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Catching up with fish
What can we learn from this fish finder screen?
The above screenshot was taken with the boat moving at a slow speed (0.5 kn) and the fish finder was set to transmit at 200 kHz, with bottom zoom enabled.
The tackle used was Tenya, a sinker+hook combination, used mainly in Japan, with a spinning reel. A Tairaba rubber jig was also used and the combination was enough to attract and catch Greenlings.
Greenlings favor coastal reefs and wrecks, covered heavily in seaweed, at depths between 5 meters and 50 meters.
Let’s have a closer look at the GPS chart. When the depth change is not large, the distance between contour lines is wider. You can see that the depth around the boat (indicated by the ship icon) changes abruptly, as indicated by the contour lines. The depth change is also shown on the fish finder screen as the trough between the two peaks.
Now, let’s compare the seabed, as shown on the fish finder, with the GPS chart’s depth data. The fish finder shows the latest data on the right of the screen and scrolls to the left as time goes by.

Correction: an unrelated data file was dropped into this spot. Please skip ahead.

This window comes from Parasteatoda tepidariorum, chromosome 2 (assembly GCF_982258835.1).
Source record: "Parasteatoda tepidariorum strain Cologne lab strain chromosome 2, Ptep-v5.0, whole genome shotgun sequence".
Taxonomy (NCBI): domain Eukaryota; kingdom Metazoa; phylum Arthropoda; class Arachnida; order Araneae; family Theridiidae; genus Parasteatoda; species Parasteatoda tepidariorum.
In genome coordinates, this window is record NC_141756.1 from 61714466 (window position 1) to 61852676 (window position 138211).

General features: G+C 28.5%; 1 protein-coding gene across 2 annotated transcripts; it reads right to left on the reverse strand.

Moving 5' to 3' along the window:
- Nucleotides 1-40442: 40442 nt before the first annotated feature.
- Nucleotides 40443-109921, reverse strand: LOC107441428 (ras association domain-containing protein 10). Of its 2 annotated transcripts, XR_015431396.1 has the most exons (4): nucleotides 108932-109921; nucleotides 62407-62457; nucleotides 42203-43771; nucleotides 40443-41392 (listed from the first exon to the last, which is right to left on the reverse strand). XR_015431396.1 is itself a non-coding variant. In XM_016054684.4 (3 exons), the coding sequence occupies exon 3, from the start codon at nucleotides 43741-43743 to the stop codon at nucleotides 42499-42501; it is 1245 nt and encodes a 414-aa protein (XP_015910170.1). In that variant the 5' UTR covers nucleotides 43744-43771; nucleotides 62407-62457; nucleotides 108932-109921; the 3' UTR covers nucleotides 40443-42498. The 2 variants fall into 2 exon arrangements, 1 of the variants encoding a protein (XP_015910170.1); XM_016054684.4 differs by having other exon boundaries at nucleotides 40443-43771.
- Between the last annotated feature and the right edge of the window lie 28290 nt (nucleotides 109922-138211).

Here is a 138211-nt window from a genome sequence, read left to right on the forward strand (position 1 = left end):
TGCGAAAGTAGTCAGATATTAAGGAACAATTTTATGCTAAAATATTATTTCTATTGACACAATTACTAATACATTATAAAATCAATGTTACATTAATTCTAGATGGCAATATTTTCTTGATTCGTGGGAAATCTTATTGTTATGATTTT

The oldest data on the screen is shown on left-hand side, with a rocky seabed and shallow depth. The latest data is shown on the right-hand side, with a rocky seabed and moderate depth.
The seabed composition around the example area is a mix of mud and sand, with a depth of 25 meters.
A GP-1870F with chart functionality can help you anticipate seabed composition thanks to its detailed contour line and depth information.
When looking for Greenlings in their natural habitats, it’s recommended that you use a GPS chart to help anticipate abrupt depth changes and avoid snagging your nets or lines.
DAIWA field tester, Writer at Boat Club, a monthly Japanese boating publication
Nobuaki is a hobby angler who travels around Japan together with his beloved car-top boat Tomoe-maru. With a keen interest in fishing as well as scuba diving, he has gained a substantial amount of knowledge in how to utilize fish finders to the fullest. Nobuaki regularly holds well-attended training courses in the use of fish finders, as well as being a proponent for proper sea manners and safety at sea. Sharing his knowledge is a passion for Nobuaki, and he manages his own homepage as well as being a sought after writer in Japanese boating publications.